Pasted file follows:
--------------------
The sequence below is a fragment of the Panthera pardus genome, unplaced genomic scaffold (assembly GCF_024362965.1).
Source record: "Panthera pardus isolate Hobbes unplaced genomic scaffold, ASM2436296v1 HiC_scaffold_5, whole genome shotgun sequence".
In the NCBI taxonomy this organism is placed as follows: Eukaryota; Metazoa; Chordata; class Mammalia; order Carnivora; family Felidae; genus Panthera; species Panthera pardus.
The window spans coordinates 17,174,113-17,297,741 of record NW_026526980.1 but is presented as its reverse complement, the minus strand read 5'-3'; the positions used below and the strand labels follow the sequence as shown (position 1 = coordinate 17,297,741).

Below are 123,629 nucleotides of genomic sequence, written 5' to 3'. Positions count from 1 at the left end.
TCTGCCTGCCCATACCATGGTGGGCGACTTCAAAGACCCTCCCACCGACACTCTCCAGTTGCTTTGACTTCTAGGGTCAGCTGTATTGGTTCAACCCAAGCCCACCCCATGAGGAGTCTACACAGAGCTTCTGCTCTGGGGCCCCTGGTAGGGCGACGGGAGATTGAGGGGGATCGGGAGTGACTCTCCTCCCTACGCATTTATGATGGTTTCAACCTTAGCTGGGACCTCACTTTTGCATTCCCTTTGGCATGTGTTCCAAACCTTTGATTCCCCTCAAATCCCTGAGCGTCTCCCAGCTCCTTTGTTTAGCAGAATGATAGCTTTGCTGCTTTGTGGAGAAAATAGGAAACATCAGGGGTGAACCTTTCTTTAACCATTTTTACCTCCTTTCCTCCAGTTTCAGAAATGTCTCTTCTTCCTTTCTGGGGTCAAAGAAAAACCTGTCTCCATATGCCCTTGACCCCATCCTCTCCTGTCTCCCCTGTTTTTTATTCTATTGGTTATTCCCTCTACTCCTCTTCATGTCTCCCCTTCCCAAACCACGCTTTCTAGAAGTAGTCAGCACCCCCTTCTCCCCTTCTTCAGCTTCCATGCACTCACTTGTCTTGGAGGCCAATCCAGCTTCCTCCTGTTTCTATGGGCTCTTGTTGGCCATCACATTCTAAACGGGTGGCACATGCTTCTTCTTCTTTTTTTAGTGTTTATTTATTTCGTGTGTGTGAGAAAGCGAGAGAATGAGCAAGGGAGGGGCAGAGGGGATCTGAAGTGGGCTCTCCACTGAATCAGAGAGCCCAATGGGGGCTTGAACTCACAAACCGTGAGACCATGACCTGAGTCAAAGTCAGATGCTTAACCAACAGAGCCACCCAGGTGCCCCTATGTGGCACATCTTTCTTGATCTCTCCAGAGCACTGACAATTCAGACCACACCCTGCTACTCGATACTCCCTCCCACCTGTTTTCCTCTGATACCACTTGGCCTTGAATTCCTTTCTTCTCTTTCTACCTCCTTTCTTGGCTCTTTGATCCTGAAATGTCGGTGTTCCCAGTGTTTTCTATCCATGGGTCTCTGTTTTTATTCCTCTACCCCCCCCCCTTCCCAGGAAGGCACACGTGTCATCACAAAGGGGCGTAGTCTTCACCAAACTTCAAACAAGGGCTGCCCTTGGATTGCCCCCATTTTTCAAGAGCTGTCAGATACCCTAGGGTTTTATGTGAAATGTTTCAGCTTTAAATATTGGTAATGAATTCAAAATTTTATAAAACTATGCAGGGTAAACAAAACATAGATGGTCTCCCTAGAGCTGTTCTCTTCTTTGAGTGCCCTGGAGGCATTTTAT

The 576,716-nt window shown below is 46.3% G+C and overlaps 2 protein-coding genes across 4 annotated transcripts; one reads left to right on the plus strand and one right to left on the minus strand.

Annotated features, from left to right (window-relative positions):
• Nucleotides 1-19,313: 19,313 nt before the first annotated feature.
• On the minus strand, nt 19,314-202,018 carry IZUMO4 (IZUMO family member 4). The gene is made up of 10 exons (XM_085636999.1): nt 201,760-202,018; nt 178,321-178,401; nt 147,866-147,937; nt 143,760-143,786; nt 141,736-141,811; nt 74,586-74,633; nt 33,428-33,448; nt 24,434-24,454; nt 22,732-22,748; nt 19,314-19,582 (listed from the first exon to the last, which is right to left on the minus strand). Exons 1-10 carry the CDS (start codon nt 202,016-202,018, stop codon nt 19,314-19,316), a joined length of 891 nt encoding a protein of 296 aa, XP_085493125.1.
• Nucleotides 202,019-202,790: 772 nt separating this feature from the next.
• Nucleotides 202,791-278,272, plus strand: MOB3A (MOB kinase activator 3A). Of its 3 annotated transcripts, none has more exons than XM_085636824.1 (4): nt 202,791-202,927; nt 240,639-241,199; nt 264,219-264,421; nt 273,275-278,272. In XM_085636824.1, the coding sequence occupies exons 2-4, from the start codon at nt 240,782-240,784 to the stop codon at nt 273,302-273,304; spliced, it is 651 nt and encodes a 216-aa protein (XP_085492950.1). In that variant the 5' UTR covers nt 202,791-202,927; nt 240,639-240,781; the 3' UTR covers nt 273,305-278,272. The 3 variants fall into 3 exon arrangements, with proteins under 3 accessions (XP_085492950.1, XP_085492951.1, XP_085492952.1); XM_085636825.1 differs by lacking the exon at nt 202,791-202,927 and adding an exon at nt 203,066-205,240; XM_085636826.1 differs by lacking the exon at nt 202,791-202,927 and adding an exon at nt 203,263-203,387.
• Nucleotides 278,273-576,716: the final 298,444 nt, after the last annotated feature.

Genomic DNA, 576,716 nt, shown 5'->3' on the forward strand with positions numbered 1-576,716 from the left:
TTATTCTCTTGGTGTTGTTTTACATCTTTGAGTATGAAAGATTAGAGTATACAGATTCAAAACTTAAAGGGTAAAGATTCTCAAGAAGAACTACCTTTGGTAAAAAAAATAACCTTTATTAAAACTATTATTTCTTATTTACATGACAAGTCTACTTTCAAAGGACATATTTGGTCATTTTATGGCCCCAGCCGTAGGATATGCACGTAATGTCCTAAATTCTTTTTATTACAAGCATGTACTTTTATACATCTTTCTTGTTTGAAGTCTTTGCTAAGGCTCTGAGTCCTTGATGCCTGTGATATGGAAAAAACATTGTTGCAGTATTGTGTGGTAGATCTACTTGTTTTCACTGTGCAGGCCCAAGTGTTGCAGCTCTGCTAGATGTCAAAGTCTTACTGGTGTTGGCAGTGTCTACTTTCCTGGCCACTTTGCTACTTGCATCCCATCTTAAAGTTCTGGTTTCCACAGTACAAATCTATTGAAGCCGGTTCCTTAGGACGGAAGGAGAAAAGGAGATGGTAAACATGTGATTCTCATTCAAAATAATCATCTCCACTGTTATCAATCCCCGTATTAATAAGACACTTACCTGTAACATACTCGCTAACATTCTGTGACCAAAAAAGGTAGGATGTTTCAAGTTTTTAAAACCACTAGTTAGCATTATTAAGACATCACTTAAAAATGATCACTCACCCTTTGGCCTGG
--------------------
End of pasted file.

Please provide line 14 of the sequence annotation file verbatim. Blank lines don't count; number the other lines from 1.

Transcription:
Genomic DNA, 576,716 nt, shown 5'->3' on the forward strand with positions numbered 1-576,716 from the left: